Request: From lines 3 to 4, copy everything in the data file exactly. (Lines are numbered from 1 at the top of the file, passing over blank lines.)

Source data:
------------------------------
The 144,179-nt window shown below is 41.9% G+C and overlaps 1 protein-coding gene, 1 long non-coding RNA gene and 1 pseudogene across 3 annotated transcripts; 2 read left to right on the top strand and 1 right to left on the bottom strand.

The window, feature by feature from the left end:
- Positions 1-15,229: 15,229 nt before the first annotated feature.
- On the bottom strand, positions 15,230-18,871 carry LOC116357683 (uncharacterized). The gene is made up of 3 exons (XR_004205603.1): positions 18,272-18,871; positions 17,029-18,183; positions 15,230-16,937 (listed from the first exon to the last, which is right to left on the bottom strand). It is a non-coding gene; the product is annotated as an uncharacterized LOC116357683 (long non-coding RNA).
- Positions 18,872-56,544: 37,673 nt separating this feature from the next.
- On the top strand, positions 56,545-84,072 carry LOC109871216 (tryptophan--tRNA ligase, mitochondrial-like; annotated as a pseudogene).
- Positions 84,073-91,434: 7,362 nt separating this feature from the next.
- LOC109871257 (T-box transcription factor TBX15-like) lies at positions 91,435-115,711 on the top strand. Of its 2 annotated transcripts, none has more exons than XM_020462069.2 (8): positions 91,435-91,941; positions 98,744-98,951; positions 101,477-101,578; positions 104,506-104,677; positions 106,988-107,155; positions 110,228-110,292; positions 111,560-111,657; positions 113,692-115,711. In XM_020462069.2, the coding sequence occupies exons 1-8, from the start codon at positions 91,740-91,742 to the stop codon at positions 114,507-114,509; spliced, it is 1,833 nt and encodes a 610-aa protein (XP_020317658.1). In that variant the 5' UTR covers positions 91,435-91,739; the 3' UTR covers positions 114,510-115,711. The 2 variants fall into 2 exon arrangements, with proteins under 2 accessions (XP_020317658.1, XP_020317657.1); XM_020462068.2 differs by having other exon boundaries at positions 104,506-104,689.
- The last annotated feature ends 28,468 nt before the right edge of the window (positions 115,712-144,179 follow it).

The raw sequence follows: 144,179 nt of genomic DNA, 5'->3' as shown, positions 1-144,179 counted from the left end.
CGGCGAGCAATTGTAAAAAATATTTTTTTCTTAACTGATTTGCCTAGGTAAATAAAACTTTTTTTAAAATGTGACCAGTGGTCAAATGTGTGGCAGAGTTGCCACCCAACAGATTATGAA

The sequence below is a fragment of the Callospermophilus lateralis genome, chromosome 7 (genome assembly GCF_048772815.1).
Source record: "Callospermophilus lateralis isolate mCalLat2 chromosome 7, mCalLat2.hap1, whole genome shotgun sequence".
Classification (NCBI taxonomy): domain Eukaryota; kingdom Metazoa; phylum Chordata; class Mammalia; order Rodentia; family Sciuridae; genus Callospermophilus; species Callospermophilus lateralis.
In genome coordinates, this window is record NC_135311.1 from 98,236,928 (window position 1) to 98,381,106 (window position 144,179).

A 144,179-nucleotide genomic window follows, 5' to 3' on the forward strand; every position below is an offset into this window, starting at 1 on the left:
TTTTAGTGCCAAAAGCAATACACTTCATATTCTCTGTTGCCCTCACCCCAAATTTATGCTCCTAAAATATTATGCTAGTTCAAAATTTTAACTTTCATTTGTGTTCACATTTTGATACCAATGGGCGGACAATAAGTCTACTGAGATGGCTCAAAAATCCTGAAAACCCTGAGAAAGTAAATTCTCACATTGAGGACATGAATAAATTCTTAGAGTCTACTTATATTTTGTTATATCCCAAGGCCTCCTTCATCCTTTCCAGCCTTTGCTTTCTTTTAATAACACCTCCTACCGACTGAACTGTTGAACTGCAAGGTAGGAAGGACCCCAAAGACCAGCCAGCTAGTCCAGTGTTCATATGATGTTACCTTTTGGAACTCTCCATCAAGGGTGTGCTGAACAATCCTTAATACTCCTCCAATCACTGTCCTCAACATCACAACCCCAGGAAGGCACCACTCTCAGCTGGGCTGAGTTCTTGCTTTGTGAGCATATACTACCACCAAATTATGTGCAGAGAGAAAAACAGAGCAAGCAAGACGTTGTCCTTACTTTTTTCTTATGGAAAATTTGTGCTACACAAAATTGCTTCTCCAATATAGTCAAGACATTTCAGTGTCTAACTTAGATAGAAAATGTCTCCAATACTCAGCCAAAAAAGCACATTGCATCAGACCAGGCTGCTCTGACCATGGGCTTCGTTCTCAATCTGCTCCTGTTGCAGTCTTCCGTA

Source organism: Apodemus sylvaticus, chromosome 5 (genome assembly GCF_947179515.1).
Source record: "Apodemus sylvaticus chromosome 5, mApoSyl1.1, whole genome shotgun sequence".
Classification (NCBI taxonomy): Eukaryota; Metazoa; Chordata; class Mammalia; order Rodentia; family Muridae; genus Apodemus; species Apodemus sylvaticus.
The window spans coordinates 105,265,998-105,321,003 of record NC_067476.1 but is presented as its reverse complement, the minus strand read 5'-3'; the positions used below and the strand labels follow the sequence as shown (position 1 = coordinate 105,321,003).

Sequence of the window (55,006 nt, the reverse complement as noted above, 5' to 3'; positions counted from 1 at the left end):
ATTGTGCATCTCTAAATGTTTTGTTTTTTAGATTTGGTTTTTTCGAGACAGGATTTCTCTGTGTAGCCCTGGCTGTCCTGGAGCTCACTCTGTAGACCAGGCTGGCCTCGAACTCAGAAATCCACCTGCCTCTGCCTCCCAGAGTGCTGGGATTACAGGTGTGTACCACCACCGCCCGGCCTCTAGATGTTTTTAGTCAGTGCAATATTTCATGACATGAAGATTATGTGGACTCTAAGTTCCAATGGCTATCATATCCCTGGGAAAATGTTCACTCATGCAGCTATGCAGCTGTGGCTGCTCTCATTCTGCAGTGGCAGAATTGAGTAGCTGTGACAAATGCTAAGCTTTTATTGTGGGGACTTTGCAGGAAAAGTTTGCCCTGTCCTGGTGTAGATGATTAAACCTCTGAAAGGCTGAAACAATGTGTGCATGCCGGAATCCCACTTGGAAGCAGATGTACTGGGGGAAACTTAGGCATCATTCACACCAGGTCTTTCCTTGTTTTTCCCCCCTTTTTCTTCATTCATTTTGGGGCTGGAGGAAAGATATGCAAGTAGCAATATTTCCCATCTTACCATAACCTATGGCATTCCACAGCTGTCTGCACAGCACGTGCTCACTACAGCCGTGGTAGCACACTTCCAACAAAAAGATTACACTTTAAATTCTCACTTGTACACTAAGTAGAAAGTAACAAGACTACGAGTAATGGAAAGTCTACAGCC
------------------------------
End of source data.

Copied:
- Positions 1-15,229: 15,229 nt before the first annotated feature.
- On the bottom strand, positions 15,230-18,871 carry LOC116357683 (uncharacterized). The gene is made up of 3 exons (XR_004205603.1): positions 18,272-18,871; positions 17,029-18,183; positions 15,230-16,937 (listed from the first exon to the last, which is right to left on the bottom strand). It is a non-coding gene; the product is annotated as an uncharacterized LOC116357683 (long non-coding RNA).